Landlords and building owners in Portland are stepping up and making sure their buildings are safe, according to Sergeant John Brennan. “We’re working pretty hand in hand diligently with building owners,” Jackson said. However, it is important for tenants to be responsible and make sure they have the proper smoke alarms and escape routes.
According to the fire code used in Portland, a smoke alarm is required in every room used for sleeping and one directly outside the rooms. This is so that occupants have fair warning if their doors are shut and the smoke has not yet reached them. There also needs to be a carbon monoxide alarm somewhere in the home.
It’s imperative to keep your smoke alarms active and working. If the alarm goes off and there is no fire, there may be a Carbon Monoxide leak. “There’s a reason why…they’re very annoying and loud. Because they need to wake you up. The largest loss of life is when people are asleep in a building and a fire starts and they don’t have their early warning,” Jackson said.
The second and equally important requirement is that there must be two ways out of the building. One way can be the main entrance. The other can be a window that is large enough to get out of and down to the ground, or a back staircase. If the window is too high, there needs to be a staircase or a ladder. Any staircases that will be used as an escape route cannot be used for any kind of storage because of tripping hazard. “That’s something that we are very strict and adamant on,” said Brennan.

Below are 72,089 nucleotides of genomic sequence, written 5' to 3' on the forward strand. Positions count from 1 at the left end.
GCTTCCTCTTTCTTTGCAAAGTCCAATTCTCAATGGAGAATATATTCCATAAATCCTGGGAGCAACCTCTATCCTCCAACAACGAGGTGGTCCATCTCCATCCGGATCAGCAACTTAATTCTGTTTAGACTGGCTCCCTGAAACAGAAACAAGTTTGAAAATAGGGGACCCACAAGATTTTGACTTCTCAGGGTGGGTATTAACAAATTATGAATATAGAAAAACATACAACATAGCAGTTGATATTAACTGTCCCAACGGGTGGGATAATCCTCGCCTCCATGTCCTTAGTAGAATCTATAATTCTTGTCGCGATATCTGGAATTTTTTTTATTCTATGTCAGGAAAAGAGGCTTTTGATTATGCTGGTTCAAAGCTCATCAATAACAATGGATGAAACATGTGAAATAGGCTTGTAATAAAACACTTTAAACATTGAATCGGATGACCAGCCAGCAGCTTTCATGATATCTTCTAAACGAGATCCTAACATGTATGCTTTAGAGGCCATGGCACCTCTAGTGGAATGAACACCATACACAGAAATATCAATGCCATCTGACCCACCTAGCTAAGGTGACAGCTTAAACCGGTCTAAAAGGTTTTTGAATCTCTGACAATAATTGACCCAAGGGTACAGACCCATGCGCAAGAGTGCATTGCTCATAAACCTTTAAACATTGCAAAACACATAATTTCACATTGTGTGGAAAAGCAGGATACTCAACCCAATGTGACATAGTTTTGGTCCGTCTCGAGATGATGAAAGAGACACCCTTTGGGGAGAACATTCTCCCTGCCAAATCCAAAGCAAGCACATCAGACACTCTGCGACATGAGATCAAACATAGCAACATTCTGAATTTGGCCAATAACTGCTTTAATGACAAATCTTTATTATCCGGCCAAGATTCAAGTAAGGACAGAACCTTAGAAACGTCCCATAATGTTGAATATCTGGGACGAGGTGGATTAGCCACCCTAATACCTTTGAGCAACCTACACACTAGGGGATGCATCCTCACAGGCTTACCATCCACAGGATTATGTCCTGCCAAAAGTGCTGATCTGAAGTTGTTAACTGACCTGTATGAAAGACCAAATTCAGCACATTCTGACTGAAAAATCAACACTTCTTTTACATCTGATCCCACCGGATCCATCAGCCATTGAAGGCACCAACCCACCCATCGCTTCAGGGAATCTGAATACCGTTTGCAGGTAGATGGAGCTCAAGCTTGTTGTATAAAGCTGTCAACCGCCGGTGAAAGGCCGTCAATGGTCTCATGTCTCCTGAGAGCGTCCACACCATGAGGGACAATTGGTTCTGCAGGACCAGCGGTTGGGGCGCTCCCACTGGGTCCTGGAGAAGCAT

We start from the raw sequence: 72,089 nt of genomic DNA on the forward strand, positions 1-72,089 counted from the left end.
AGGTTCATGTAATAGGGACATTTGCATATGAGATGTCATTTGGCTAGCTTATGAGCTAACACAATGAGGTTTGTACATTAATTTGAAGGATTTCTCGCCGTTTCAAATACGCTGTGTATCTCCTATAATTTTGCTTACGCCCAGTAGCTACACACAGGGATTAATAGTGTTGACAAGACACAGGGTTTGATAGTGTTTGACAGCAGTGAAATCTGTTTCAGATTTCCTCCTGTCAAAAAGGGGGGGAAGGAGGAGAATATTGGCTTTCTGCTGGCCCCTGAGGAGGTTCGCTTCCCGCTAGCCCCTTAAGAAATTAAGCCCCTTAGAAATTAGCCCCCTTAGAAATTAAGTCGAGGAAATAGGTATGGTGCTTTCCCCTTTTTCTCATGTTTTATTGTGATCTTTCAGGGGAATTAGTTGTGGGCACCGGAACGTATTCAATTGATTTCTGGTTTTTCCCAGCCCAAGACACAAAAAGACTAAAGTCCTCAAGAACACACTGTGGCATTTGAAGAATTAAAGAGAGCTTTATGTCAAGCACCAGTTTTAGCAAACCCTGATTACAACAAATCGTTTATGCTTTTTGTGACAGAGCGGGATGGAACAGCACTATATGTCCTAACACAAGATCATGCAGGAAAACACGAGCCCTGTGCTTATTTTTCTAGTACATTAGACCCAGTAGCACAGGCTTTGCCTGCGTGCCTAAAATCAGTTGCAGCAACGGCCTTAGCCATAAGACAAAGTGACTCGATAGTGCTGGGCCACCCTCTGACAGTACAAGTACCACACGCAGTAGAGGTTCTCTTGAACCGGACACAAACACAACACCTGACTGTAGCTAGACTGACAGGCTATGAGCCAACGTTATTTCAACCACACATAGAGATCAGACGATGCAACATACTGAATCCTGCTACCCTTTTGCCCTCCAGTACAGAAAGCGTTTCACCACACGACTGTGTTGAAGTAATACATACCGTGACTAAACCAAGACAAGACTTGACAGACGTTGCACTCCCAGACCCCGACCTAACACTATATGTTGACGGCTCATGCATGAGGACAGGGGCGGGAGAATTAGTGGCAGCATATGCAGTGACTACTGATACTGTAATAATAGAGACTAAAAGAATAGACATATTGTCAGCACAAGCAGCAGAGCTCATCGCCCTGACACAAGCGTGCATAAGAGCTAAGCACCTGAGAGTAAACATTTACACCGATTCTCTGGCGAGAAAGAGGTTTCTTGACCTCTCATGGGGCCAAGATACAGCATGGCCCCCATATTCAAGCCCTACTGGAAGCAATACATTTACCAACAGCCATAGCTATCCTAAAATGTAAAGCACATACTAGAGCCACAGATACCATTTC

Tenants can and should talk to their landlords about safety concerns. If they are still not satisfied, they can call the fire department to come and inspect their living space if they are concerned they do not have up to code living spaces.
The three major fire hazards according to Jackson are the kitchen and cooking, electrical safety and heat sources. Preventing a fire from happening can be as simple as setting a timer for your food, not leaving your hair straightener on or being careful not to put lamps and heaters next to combustible materials like clothing and furniture.
If a fire does happen, the first thing that the fire department recommends is to call 911, even if it is a small fire that seems like it can be handled. “There have been times where people delay calling us…meanwhile that small fire that started in a trashcan has taken the kitchen, the living room, maybe heads down the hallway,” said Brennan. Also, you should never go back into a house you’ve left after a fire has started. According to Jackson, a fire doubles in size every 30 seconds. The safest option is to call as soon as the fire starts and then get out of the building.
Tragedies like Noyes street are nothing new to Portland. In 1866 there was a fire that destroyed nearly half the city. Schiller said “That’s why the city is named Phoenix, the city that rises from the ashes.” But through the efforts of not only the fire department but also citizens and universities, the proper safety education can be spread and these incidents can be avoided.
“A lot of people still think it can’t happen to them…it can,” Jackson said. Those interested in learning more about fire safety and education can attend the Fire Prevention Festival from 12:30 to 3:00 PM on October 28th at Longfellow Park.